I think Stopwatch Marketing is the book you should read next.
Here’s my formula for the ideal business book.
- Tell me something I either don’t know or twist something I do know, so I get it in a new way
- Tell me stories with lots of detail (case studies) to make your theories come alive
- Make sure those stories cover a range of industries so I can see myself/our clients in some of them
- Teach me how to apply your theory/ideas so I can really use them
Stopwatch Marketing nails every one of my criteria and then some.
The gist of the book is that customers all operate on their own internal stopwatch. But each person’s stopwatch is moving at a different speed. They may all be shopping for the same product (let’s say a bottle of wine) but how they shop for that wine is based on their own motivations/situation.
Someone grabbing a bottle of wine before a party is a very different shopper from the person who is trying to pick out the perfect bottle for a first date.
The trick is, of course, how do you recognize and capitalize on these different kinds of shoppers?
John Rosen and AnnaMaria Turano make their readers a promise on page 6 of their book. They say:
"The promise of the book you hold in your hand is that it will show how to analyze, evaluate, and exploit the time that represents every shopper’s most important resource…to understand how to measure the length of time your customer will spend searching for your product or service…and how to make absolutely certain that your product or service is close to the front of your customer’s queue: that lineup of shopping options that gets longer for consumers every year."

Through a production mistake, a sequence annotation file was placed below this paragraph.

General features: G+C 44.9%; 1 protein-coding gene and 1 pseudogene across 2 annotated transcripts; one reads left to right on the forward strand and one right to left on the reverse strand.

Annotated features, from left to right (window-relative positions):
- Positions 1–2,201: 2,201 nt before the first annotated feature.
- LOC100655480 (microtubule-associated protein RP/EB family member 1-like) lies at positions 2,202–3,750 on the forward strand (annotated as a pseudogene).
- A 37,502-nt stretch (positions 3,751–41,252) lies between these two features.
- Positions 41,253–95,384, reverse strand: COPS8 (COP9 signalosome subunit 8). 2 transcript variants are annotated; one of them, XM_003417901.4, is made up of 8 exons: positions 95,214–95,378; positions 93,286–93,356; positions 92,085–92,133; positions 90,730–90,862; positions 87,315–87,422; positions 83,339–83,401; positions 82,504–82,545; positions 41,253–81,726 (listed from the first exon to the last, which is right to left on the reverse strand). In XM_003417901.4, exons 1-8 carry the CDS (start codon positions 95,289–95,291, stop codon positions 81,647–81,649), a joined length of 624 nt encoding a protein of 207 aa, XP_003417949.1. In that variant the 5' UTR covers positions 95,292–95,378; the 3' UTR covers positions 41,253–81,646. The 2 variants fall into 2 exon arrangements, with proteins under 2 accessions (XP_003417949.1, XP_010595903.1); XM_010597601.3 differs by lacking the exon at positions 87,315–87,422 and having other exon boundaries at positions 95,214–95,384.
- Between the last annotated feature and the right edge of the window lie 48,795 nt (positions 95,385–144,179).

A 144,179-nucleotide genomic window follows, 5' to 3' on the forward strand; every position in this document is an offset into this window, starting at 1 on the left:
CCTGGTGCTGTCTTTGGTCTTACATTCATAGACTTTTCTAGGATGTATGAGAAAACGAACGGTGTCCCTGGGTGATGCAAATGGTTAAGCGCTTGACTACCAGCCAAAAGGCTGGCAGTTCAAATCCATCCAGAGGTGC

The authors identify four different types of shopping personas:
- Impatient (pressed for time)
- Reluctant (only purchase when they have to)
- Painstaking (researches as long as necessary to select the best)
- Recreational (slow and leisurely)
I might happily spend an hour in Barnes & Noble, browsing and enjoying the atmosphere (recreational shopper) but when I’m in Target….I want to get in and out as quickly as I can. (impatient shopper) unless of course, I am shopping for a new digital camera (painstaking).
The book goes on to illustrate how both product and service driven companies have used the insights of the shopping styles to better understand their consumers and how to target them with the right message, at the right time.
But….what most business books lack is that next step. Teach us how to actually use this stuff. Not Stopwatch Marketing. The entire second half of the book is devoted to doing just that. There are sample focus group questions, needs gap examples, customer survey samples, web analytics information, budget building suggestions and much more.
There’s lots of meat on this bone whether you’re an experienced marketer, a consultant or a business owner. Get it on your nightstand soon.